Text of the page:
Orban Sorry for Calling Key EU Group ‘Useful Idiots’
(Bloomberg) -- Hungarian Prime Minister Viktor Orban sent a letter of apology to the European Union’s largest political group after calling some of its members “useful idiots” for demanding his party’s expulsion.
The letter is a last-ditch attempt by the Hungarian leader to halt growing momentum within the European People’s Party to have his Fidesz party expelled. An expulsion would sharpen battle lines between mainstream parties and nationalists ahead of crucial European Parliament elections in May. The EPP will discuss expelling Fidesz on March 20.
Orban is scrambling after a sufficient number of parties in the center-right bloc, also known as EU Christian Democrats, called for his Fidesz party’s ouster following a billboard campaign in Hungary that skewered European Commission President Jean-Claude Juncker, a fellow EPP member. Orban, a four-term premier, has become a thorn in the group’s side for his anti-immigrant views and his curtailment of liberal democracy that even his allies say ideologically aligns him with rival nationalists.
“I would hereby like to express my apologies, if you found my quote personally offensive,” Orban wrote to party leaders he had called “useful idiots.” A copy of the letter, dated March 13, was obtained by Bloomberg. Orban, who said he had only cited Lenin and didn’t mean to offend, went on to ask them to reconsider their demand for Fidesz’s expulsion.
The letter is dated a day after Manfred Weber, the EPP’s candidate to lead the EU executive, personally delivered an ultimatum. The German politician told Orban to end the anti-Juncker campaign, apologize to EPP members and to offer legal guarantees to the George Soros-founded Central European University; CEU was forced to move most of its academic programs from Budapest to Vienna after a government crackdown.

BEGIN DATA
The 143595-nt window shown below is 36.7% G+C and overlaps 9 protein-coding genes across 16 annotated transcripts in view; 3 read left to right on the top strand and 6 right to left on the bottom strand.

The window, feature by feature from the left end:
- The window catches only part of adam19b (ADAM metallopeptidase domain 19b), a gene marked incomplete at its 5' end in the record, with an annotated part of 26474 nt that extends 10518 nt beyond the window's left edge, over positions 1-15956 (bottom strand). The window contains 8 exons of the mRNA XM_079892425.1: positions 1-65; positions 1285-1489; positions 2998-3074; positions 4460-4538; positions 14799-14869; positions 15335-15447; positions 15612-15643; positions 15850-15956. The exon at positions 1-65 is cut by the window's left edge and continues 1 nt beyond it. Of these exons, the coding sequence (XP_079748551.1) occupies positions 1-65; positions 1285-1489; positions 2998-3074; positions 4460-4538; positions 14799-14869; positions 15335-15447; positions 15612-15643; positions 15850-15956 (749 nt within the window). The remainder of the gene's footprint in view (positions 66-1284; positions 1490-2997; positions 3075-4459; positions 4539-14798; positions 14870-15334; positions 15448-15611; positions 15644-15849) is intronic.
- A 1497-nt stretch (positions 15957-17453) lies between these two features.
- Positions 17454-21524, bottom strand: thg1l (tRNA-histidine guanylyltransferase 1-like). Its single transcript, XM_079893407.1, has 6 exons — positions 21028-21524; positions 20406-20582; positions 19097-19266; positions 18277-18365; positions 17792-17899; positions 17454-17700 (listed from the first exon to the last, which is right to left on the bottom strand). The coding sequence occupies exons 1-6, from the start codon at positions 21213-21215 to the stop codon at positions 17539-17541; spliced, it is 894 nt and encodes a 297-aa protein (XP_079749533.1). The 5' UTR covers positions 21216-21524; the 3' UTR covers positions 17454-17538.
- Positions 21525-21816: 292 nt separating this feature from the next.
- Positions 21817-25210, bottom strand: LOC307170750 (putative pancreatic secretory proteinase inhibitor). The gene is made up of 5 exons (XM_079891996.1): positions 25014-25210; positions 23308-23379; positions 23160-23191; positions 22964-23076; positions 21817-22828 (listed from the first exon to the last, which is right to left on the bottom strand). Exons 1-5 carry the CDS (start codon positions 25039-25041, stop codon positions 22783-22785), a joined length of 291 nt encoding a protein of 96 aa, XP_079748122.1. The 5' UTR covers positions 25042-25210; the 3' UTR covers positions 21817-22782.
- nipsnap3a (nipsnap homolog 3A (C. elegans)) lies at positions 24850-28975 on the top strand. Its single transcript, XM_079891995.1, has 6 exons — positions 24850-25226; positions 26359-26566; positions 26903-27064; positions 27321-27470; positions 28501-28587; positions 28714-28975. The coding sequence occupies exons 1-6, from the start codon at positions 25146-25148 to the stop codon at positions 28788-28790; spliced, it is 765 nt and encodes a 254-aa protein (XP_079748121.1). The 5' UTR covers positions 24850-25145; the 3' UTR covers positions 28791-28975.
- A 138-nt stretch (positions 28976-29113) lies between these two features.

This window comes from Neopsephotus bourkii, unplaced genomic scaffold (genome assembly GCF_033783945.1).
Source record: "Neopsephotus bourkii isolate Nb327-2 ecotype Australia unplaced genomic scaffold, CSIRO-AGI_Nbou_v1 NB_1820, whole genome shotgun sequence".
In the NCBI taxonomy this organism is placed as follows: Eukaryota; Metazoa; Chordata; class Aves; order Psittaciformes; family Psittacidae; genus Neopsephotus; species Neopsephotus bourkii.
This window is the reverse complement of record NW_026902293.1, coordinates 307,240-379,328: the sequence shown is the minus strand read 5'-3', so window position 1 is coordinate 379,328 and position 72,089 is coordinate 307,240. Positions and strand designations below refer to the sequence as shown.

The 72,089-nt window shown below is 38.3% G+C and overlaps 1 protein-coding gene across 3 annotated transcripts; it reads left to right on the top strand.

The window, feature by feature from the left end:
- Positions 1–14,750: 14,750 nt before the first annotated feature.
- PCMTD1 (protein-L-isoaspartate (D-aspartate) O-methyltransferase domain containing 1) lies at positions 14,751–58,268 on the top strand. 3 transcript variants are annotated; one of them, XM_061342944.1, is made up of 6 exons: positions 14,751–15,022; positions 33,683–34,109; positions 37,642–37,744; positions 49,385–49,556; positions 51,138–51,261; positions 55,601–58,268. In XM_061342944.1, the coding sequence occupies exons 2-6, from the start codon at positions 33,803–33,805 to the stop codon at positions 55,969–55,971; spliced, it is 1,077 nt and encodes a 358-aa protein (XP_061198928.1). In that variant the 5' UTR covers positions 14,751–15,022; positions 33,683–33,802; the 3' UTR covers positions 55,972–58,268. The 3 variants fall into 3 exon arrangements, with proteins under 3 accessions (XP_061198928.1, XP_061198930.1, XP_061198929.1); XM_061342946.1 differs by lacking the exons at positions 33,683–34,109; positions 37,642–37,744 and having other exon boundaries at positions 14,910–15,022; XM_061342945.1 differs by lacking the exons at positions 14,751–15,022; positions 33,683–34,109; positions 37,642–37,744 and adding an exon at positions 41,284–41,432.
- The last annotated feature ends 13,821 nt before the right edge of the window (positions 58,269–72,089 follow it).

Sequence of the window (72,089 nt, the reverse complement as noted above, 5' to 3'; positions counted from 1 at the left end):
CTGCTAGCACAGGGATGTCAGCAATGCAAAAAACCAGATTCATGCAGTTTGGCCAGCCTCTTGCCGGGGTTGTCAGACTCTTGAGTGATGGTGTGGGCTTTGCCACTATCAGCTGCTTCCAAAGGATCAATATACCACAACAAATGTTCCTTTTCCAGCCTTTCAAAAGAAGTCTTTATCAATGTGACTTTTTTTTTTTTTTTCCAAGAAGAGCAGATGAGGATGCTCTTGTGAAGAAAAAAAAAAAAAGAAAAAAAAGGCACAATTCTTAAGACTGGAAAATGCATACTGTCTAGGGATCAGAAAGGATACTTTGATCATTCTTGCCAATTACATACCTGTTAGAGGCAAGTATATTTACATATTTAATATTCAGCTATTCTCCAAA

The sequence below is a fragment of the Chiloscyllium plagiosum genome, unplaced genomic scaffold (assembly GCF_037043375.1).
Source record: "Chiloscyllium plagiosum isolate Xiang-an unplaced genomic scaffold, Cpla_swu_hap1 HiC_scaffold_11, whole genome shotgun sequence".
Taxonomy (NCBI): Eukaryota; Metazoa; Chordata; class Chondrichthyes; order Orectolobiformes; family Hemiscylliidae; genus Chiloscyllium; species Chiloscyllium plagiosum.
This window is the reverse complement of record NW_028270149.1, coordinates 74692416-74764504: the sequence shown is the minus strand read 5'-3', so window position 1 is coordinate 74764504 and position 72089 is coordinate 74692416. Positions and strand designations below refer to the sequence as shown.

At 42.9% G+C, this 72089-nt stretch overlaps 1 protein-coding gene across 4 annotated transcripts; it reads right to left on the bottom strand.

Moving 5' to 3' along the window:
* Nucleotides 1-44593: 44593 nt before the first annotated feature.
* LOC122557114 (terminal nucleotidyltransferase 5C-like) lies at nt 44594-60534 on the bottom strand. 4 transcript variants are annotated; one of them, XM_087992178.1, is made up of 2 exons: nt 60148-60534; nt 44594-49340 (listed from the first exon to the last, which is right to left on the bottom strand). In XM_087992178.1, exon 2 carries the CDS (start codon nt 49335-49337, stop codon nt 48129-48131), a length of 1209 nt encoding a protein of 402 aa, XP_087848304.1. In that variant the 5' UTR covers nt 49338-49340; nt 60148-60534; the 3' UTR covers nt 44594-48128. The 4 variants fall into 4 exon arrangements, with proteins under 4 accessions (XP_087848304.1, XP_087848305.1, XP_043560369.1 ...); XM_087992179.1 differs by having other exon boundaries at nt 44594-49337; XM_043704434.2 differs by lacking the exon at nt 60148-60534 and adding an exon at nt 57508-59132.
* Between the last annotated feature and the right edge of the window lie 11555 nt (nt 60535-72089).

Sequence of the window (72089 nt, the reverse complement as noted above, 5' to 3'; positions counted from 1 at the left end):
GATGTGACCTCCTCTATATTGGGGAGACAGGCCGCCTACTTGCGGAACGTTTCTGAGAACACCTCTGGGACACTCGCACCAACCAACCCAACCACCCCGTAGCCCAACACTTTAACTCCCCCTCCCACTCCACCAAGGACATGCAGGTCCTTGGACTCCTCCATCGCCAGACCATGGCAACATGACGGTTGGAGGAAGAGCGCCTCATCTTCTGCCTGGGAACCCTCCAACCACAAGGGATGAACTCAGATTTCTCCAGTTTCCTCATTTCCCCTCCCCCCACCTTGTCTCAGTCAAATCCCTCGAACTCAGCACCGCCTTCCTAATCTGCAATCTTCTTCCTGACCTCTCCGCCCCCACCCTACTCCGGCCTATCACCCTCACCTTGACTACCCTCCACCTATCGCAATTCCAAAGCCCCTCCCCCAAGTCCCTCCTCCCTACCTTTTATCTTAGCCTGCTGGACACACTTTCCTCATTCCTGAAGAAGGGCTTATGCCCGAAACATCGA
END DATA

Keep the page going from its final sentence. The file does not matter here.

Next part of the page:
With the apology, and an earlier pledge to end the anti-Juncker campaign by Friday, Orban is making an effort to meet the ultimatum’s conditions. Some of the billboards were already removed for Weber’s visit.
But Orban has yet to pronounce himself on CEU, a sticking point after the prime minister’s anti-Soros election campaign last year. Weber offered CEU financing from and organizational links to his home state of Bavaria, which he said would allow it to continue to operate in Hungary.
“While CEU welcomes these developments, and the possibility it opens of reversing CEU’s ouster from Budapest, we must be absolutely clear that the parties to a possible collaboration can only proceed if the Hungarian Prime Minister provides an authoritative political commitment to his European partners that CEU will be allowed to remain in Budapest
as a free institution,” the university said in a statement on Thursday. The institution also urged that this commitment be “backed up by legislation that provides legally binding authorization for all of CEU’s operations in Budapest.”
Sentiment toward Orban is changing in the EPP as Europe’s electoral dynamic is shifting in the run-up to EU elections in May.
While nationalists are making gains, the two big centrist parties -- the EPP and the Social Democrats -- look to be on track to form a comfortable majority in the next EU Parliament if they manage an alliance with a third party, according to the latest forecasts. All three potential partners have urged the EPP to get tough on Orban.
It’s unclear whether Orban’s efforts will be sufficient to salvage Fidesz’s membership among EU Christian Democrats. EPP President Joseph Daul told lawmakers in Strasbourg, France, on Wednesday that he will put Fidesz’s ejection to a vote at a March 20 meeting in Brussels.
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